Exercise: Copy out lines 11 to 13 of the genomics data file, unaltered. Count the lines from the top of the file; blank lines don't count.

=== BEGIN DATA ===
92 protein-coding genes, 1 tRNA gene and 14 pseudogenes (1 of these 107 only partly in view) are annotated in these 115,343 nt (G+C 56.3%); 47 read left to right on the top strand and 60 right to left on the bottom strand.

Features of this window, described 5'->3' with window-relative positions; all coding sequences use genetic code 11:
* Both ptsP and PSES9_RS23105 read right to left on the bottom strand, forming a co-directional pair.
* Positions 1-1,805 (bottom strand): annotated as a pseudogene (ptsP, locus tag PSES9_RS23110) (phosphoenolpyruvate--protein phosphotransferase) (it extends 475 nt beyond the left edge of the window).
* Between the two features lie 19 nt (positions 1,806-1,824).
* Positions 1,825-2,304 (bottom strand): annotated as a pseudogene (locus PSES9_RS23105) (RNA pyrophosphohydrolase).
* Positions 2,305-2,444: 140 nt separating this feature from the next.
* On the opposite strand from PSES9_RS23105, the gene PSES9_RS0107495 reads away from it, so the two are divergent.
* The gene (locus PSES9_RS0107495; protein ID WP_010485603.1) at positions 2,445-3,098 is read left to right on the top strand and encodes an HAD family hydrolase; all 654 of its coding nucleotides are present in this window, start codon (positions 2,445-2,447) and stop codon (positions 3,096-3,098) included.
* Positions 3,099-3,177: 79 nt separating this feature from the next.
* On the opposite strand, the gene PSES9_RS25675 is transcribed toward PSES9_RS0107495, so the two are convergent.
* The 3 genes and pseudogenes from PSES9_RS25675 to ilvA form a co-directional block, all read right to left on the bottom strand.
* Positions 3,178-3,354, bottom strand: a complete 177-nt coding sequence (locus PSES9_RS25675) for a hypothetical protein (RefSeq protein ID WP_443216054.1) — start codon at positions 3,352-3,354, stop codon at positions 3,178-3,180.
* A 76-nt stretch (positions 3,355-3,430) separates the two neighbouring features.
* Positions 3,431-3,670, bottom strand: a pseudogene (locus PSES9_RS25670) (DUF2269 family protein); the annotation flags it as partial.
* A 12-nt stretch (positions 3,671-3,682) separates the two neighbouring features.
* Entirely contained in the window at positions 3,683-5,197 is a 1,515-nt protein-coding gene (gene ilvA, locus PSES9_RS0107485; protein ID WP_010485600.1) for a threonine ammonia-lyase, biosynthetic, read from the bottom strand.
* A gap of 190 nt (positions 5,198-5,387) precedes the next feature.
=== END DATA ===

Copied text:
* On the opposite strand, the gene PSES9_RS25675 is transcribed toward PSES9_RS0107495, so the two are convergent.
* The 3 genes and pseudogenes from PSES9_RS25675 to ilvA form a co-directional block, all read right to left on the bottom strand.
* Positions 3,178-3,354, bottom strand: a complete 177-nt coding sequence (locus PSES9_RS25675) for a hypothetical protein (RefSeq protein ID WP_443216054.1) — start codon at positions 3,352-3,354, stop codon at positions 3,178-3,180.